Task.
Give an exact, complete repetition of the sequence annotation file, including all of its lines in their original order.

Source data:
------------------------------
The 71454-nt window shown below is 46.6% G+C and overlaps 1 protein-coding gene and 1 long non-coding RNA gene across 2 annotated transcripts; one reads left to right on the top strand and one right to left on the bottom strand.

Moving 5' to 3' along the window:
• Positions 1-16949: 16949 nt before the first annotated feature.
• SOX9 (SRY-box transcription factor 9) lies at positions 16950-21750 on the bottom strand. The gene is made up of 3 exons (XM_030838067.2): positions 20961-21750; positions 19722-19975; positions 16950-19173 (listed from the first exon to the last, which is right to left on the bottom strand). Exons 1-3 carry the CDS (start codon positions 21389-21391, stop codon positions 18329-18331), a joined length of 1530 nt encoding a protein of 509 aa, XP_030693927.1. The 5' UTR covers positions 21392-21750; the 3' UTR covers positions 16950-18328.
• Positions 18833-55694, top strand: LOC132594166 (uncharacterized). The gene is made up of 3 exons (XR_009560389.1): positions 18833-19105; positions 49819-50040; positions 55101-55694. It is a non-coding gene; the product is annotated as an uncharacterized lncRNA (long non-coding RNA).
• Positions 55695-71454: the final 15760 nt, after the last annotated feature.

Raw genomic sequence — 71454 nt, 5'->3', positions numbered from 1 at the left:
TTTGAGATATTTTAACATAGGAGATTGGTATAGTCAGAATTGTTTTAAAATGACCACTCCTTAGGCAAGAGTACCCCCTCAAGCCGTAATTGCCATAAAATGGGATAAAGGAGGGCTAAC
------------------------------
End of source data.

The 71454-nt window shown below is 46.6% G+C and overlaps 1 protein-coding gene and 1 long non-coding RNA gene across 2 annotated transcripts; one reads left to right on the top strand and one right to left on the bottom strand.

Moving 5' to 3' along the window:
• Positions 1-16949: 16949 nt before the first annotated feature.
• SOX9 (SRY-box transcription factor 9) lies at positions 16950-21750 on the bottom strand. The gene is made up of 3 exons (XM_030838067.2): positions 20961-21750; positions 19722-19975; positions 16950-19173 (listed from the first exon to the last, which is right to left on the bottom strand). Exons 1-3 carry the CDS (start codon positions 21389-21391, stop codon positions 18329-18331), a joined length of 1530 nt encoding a protein of 509 aa, XP_030693927.1. The 5' UTR covers positions 21392-21750; the 3' UTR covers positions 16950-18328.
• Positions 18833-55694, top strand: LOC132594166 (uncharacterized). The gene is made up of 3 exons (XR_009560389.1): positions 18833-19105; positions 49819-50040; positions 55101-55694. It is a non-coding gene; the product is annotated as an uncharacterized lncRNA (long non-coding RNA).
• Positions 55695-71454: the final 15760 nt, after the last annotated feature.

Raw genomic sequence — 71454 nt, 5'->3', positions numbered from 1 at the left:
TTTGAGATATTTTAACATAGGAGATTGGTATAGTCAGAATTGTTTTAAAATGACCACTCCTTAGGCAAGAGTACCCCCTCAAGCCGTAATTGCCATAAAATGGGATAAAGGAGGGCTAAC